It is time to end foreign ownership restrictions in the Canadian telecommunications sector, to make better use of competitive forces in providing telecommunication services to consumers. This is the majority view (PDF) of the C.D. Howe Institute’s Competition Policy Council, which held its inaugural meeting June 17, 2011.
The Competition Policy Council comprises top-ranked academics and practitioners active in competition policy. The Council, chaired by Finn Poschmann, Vice President, Research at the C.D. Howe Institute, provides analysis of emerging competition policy issues, including those potentially faced by the federal Competition Bureau. The Council, whose members participate in their personal capacities, convenes a neutral forum to test competing visions of competition policy and share views with policymakers and the public.
At the June 17 meeting, the Council addressed the following question: “Should the federal government end existing foreign ownership restrictions in Canadian telecom because of their impact on competition?”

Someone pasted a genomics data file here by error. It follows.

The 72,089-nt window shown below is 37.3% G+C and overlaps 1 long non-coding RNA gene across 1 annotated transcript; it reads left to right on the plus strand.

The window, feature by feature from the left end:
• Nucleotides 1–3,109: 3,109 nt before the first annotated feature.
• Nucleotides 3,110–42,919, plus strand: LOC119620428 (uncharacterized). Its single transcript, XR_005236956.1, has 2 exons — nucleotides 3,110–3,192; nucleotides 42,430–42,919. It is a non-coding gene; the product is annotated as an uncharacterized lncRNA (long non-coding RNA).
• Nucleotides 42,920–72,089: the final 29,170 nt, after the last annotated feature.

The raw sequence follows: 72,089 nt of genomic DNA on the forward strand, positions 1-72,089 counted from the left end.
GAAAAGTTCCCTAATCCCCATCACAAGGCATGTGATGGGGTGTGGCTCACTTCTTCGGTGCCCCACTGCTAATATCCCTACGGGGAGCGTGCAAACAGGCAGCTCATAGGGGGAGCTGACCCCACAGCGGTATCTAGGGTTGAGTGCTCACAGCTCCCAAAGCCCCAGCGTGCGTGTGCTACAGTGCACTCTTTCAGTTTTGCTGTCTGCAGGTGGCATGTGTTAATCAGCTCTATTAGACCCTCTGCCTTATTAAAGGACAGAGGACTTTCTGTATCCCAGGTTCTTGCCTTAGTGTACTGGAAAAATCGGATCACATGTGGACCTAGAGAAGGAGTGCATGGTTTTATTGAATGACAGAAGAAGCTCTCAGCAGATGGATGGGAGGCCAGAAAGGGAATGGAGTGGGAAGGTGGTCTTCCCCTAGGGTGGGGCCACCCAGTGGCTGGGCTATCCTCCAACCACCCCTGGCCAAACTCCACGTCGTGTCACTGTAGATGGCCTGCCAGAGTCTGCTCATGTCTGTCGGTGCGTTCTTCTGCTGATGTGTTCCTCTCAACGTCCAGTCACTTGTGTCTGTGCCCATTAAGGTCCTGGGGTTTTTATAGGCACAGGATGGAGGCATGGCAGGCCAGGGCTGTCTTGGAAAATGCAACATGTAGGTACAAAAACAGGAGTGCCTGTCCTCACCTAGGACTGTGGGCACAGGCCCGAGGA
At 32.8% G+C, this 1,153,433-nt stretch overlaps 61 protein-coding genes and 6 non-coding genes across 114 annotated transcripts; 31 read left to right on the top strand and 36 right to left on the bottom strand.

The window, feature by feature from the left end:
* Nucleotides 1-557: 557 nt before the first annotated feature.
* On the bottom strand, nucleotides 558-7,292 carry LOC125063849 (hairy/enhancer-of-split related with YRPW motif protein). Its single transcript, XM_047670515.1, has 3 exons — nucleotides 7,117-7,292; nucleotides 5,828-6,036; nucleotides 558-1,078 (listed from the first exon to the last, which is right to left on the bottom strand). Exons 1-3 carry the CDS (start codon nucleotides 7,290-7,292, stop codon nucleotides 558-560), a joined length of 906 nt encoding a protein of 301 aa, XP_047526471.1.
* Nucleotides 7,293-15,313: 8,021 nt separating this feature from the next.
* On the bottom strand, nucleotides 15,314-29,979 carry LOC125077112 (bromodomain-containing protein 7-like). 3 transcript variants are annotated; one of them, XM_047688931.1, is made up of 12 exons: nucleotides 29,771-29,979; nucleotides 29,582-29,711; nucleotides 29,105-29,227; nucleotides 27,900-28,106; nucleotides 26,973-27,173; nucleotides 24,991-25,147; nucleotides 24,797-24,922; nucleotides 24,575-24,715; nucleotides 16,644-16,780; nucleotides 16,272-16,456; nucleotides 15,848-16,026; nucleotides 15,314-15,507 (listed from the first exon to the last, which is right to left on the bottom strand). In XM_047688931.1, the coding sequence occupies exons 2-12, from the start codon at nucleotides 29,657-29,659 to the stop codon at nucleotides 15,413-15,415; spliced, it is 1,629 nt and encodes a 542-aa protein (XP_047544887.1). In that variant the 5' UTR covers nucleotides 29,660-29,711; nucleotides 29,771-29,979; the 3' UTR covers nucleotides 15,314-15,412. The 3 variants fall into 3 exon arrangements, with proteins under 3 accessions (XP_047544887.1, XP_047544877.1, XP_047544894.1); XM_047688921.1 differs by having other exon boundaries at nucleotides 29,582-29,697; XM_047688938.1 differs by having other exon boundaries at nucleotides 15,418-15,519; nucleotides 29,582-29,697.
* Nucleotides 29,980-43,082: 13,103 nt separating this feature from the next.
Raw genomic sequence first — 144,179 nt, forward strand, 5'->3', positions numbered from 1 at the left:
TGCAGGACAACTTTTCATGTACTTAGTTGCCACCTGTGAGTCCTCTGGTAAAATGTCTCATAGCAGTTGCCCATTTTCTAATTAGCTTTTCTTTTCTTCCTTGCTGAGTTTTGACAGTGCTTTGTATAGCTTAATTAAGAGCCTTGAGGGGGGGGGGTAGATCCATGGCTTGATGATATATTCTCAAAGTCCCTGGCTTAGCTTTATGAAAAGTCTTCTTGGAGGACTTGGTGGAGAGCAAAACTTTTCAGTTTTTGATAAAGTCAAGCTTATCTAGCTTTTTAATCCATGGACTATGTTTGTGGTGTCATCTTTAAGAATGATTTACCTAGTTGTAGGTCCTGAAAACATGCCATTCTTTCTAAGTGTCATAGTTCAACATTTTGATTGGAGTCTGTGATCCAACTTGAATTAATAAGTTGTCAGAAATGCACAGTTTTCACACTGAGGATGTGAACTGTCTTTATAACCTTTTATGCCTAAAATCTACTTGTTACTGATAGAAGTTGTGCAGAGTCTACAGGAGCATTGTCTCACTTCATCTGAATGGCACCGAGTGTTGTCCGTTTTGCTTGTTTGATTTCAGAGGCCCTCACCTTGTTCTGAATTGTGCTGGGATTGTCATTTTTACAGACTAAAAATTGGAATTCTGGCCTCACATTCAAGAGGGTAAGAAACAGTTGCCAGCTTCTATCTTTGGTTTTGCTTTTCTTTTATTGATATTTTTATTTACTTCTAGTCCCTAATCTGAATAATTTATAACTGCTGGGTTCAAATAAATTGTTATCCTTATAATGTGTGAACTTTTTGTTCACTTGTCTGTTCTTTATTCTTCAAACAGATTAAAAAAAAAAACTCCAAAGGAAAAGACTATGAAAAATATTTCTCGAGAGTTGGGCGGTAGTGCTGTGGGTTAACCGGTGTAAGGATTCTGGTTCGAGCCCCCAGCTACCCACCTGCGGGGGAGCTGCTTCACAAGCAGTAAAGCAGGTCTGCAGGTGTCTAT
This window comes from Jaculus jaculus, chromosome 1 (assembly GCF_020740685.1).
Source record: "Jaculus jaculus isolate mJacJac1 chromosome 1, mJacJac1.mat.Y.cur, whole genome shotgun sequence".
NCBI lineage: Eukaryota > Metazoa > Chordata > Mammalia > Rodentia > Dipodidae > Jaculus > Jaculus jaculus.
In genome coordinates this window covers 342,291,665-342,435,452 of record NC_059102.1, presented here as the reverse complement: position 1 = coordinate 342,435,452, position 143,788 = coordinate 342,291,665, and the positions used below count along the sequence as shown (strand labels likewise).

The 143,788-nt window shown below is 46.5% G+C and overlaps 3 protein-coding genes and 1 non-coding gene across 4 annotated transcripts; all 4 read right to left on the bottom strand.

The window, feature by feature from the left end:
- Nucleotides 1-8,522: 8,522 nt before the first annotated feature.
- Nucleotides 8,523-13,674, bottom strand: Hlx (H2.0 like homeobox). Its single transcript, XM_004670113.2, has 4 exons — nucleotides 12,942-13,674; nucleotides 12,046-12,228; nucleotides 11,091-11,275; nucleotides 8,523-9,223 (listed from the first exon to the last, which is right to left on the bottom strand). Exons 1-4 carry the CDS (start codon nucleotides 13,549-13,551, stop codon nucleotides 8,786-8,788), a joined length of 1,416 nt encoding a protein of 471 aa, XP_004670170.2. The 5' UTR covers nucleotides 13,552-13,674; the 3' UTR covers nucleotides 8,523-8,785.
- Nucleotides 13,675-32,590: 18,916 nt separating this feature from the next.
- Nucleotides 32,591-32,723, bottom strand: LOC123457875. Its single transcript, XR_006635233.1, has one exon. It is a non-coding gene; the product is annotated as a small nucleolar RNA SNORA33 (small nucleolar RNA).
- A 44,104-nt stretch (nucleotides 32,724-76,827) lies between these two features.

The Council called for the abolition of ownership restrictions in Canadian telecommunications and network infrastructure used for distribution. At present, the Telecommunications Act and its regulations require that a telecommunications company be controlled by a Canadian, and that nonresidents may control shares representing not more than 20 percent of an operating company and 33.3 percent of a holding company. The Broadcasting Act requires Canadian ownership and control of the broadcasting system, including broadcast distribution undertakings.
The Council recommended that:
- foreign ownership restrictions be lifted for all market participants, including new entrants and incumbents;
- owing to corporate and technological convergence in telecommunications services and broadcasting, foreign ownership restrictions simultaneously should be lifted for telecommunications carriers and broadcast distribution undertakings (BDUs, including broadcast distributors that are also content providers);
- to permit speedy competition for the market, restrictions on ownership should be removed in full and at once, without gradual raising of ownership thresholds; and
- measures for pursuing discrete public policy objectives, such as Canadian content requirements for broadcasters, should continue to be met through other means, including better targeted policy tools, such as subsidies for content production.